Learn Spanish : The Cart

In this article, the last part of this series on learning Spanish, Doug and Cindi Bower spell out some of the pitfalls in taking an in-country language immersion course. This article is geared toward those moving to Mexico, but of course we can apply what they've learned to our own situations, whether we are contemplating moving somewhere abroad, or just thinking about taking an immersion course and don't know what to expect.

Learn Spanish : The Cart
By Douglas Bower and Cindi Bower

Spanish Classes

If you successfully completed at least The Learnables and The Pimsleur Spanish courses then you are ready for the formal study of Spanish—grammar. I cannot emphasize enough that if at all possible you also complete the course work that the company Bilingual America offers as well.

I know that this is very costly. I know because I've paid the price myself for these courses. But what do you want? Do you want to become proficient in the language or do you want to start with formal courses that do not teach you spoken fluency? With the former your investment pays off, with the latter you are pouring money down the drain.

Now, at this point the very logical question may come to mind that after paying all that money for The Learnables, The Pimsleur Spanish, and The Bilingual America courses why should you take on more course work, for more money, at the college level? And, you may be right.

If what you want is spoken fluency and you do not care if you learn to read and write in the Spanish then formal grammar course may not be for you. I get that. It makes sense. But if you want to now go after the ability to read and write in the target language NOW is the time for formal study in the classroom.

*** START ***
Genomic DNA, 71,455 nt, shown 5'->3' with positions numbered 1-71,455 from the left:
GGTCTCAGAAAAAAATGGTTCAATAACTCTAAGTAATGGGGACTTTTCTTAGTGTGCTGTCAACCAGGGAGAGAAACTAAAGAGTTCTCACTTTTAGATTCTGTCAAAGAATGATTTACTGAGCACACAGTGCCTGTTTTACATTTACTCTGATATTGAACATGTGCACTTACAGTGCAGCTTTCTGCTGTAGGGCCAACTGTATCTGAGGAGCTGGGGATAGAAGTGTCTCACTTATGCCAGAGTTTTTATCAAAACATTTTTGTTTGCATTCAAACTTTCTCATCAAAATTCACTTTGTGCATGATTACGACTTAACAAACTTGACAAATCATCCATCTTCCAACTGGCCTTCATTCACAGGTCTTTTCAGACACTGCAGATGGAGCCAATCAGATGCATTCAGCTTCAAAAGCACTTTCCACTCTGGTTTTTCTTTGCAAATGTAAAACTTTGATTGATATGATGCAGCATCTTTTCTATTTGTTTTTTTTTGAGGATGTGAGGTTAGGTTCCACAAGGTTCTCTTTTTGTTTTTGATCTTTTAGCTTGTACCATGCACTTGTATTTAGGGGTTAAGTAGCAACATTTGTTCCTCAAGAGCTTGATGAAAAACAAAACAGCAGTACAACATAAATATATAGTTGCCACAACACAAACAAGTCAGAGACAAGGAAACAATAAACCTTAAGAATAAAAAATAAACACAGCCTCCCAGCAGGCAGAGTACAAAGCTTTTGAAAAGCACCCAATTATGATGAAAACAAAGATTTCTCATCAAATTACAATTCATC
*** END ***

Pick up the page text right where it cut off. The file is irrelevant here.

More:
After completing The Learnables and Pimsleur Spanish, I attended four months of Total Immersion course work in Guanajuato. This was nothing more than the same identical course work available at any U.S. college or university only it was taught completely in Spanish. Same method, same grammar, same everything only totally in Spanish.

I am convinced that had I NOT had the preparation of at least The Learnables and Pimsleur Spanish that I would not have made it in the formal coursework. What I learned in the formal classes—the grammatical structures—made sense to me instantly because I had developed a high degree of spoken fluency BEFORE I entered the formal grammar sequence of study.

So what you can do is now that you have some fluency in spoken Spanish is to simply enroll in Spanish I at your local college or university. You will, as I wrote earlier, receive a textbook, workbook, CD or cassettes, and a class syllabus for the class. It will seem painfully simply because of your previous preparation but will be an easy "A". In fact, I believe you will be able to "cruise" through the Spanish courses with ease, or at least much easier, because of your study with the methods I outlined in the previous chapters.

This formal coursework will prepare you for the study of Spanish literature if you so desire. It will also enable you to read other works in Spanish from the newspaper to novels—if that is what you so desire.

What about the Total Immersion courses in Mexico?

Total Immersion

Going to the host country of the targeted language has always taken on a sort of mythical quality. It has been believed since, well, since I was in college believed that you could not learn a foreign language unless you went to the country associated with the target language and engage in Total Immersion.

What is not commonly known is that most of these programs require that you have at least 4 semester of the target language before going abroad. This was true more than 32 years ago. I do not know what they now require if anything.

Here is the myth. It is believed that if you come to the country of the language of your choice that some sort of linguistic hocus-pocus will one day swoop down on you, possess you, and you will one day know the language. I mean, really, come on! Let me set you straight right now: There is NO magic in spending a small fortune in coming to live and study a foreign language in its host country! The Spanish fairy is not going to show up some night, while you sleep, and do the "now-you-know-Spanish" spell over you. It is NOT going to happen.

The only difference in you coming to Mexico to study Spanish is that all the classes are going to be taught in Spanish and it will using the same method used in the United States. You will get a textbook—sometimes—and attend a conversation class. You will have to still study your buttocks off. The only difference is that in the host country there are more opportunities for practice.